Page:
Attention Weights: a Path to Explainability
AI currently achieves close to or better than human-level accuracy rates in a range of predictive tasks across multiple domains. Take neural networks (NN) in the field of deep learning, which is at the heart of the state-of-the-art ML domain. NNs, composed of mathematical and statistical functions, and inspired by biological brain networks, emulate human brain systems. The data is continually measured and refined, and the error rate greatly reduced by a process called backpropagation. In this way, NNs ‘learn’, for lack of a better word, through trial and error. Their strength and robustness come from thousands, if not millions, of interconnected neurons. This sheer number of neurons, combined with the vast amounts of data that are essential to develop and train such models, produces highly effective but conceptually complex algorithms. An effective way to trace the decision making process with such algorithms is the use of so-called ‘attention mechanisms’, an illustration of which can be seen here.
“Once the politician threw his running mate under the bus when allegations of corruption surfaced, it became clear that his only goal is to look after number one.”
Originally designed with machine translation tasks in mind, and as implied by the name, attention mechanisms direct an AI system’s focus and prompt the user to pay greater attention to specific segments of data. Recurrent NNs are a form of NN, whereby attention mechanisms are employed and the information is processed sequentially, while the output of the current input depends on the previous computation. Therefore, the architecture should have an internal memory to remember important information coming from the beginning of the sequence. For a natural language classification task, consider the sentence, “he is clearly a very damaged young man; hopefully he can get the help he needs before it is too late.” In order to predict whether the sentence is defamatory or not, the information that this person is a ‘damaged young man’ must be retained in order to make a final classification. As the gap between the significant part and the end of the sequence grows, RNN models, even ones designed specifically to handle this issue, require an additional mechanism whereby the model should indicate the importance of the phrases in numerical terms (this is often termed the ‘long term dependency problem’). In short, attention mechanisms help us locate the relevant information within sentences.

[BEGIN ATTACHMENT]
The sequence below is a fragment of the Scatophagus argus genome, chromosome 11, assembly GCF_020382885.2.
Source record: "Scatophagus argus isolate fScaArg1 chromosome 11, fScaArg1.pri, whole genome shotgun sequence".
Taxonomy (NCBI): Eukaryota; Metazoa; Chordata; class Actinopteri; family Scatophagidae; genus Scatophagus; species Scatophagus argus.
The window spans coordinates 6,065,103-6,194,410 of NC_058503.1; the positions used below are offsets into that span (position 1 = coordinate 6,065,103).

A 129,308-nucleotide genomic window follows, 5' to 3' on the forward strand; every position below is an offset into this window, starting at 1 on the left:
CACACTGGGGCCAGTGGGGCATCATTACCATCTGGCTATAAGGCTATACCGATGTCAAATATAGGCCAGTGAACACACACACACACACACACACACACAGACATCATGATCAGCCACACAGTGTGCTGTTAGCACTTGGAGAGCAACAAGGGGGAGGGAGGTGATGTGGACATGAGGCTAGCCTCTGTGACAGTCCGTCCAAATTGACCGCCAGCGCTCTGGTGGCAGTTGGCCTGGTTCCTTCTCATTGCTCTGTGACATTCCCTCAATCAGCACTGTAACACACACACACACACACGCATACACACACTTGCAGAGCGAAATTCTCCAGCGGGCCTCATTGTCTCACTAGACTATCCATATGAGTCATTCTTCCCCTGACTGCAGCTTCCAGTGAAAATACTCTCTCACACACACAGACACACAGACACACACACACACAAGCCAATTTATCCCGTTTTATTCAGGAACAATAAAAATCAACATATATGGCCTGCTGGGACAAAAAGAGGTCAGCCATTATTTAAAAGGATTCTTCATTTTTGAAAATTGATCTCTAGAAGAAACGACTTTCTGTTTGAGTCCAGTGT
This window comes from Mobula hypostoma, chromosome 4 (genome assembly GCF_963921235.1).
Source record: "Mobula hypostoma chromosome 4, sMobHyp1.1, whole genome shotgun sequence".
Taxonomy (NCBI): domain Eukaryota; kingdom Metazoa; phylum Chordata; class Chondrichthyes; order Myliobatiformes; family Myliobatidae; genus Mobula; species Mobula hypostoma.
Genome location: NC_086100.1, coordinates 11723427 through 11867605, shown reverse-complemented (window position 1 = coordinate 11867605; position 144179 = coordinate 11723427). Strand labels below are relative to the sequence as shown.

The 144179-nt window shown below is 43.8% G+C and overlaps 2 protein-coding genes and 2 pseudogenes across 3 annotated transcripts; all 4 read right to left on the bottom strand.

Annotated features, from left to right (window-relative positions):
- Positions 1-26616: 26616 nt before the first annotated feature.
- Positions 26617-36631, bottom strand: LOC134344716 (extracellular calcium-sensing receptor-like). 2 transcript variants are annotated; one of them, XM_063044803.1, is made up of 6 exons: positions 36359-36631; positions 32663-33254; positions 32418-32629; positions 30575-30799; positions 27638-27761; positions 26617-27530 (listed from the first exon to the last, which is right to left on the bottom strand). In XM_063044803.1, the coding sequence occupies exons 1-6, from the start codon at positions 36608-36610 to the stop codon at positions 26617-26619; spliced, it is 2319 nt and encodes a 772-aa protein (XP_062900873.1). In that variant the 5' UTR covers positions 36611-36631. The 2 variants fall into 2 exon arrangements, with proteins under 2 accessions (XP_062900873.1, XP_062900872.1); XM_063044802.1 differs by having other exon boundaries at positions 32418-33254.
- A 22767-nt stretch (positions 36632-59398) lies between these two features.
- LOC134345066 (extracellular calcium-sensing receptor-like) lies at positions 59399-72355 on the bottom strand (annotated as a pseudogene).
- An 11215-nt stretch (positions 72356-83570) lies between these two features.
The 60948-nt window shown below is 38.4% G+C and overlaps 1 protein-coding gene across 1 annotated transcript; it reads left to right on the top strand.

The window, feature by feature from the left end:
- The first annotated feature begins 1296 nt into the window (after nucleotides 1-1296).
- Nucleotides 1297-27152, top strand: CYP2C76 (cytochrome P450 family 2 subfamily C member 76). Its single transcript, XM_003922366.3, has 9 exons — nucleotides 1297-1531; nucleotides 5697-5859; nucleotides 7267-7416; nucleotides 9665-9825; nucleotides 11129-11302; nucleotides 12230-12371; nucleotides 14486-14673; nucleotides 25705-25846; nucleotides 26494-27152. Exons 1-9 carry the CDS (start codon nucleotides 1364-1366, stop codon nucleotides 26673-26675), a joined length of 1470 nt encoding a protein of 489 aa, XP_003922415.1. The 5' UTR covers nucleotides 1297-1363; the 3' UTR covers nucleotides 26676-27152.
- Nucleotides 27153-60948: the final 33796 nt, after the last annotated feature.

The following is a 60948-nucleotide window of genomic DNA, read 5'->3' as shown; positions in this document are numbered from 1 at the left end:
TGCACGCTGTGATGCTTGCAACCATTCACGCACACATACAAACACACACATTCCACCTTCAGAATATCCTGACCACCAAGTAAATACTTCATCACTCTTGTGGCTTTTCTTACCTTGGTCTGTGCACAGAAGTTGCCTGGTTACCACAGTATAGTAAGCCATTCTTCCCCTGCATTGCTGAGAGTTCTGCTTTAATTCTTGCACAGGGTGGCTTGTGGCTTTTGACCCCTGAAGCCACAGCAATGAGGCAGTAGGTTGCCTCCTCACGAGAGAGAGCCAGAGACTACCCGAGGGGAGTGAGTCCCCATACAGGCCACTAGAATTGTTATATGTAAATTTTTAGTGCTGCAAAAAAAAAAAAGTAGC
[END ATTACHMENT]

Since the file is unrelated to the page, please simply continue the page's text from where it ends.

Attention mechanisms are yet another layer, and not a separate network, within NN architectures, and are responsible for identifying interdependence between input and outputs as well as providing explainability and interpretability of models. The mechanism is well established and has been crucial to many advances in Natural Language Processing, including popular tools such as GPT-3 by OpenAI and BERT by Google.
At CaliberAI, we take interpretability extremely seriously, providing an explanation and reasoning on why a particular classification decision was made by our models. Not only does this give us an opportunity to create an AI tool that is as close to an accountable white-box model as currently possible, it also helps us to strike a strong balance between alleviation of bias, enhancement of fairness and maximisation of accuracy, in our AI models.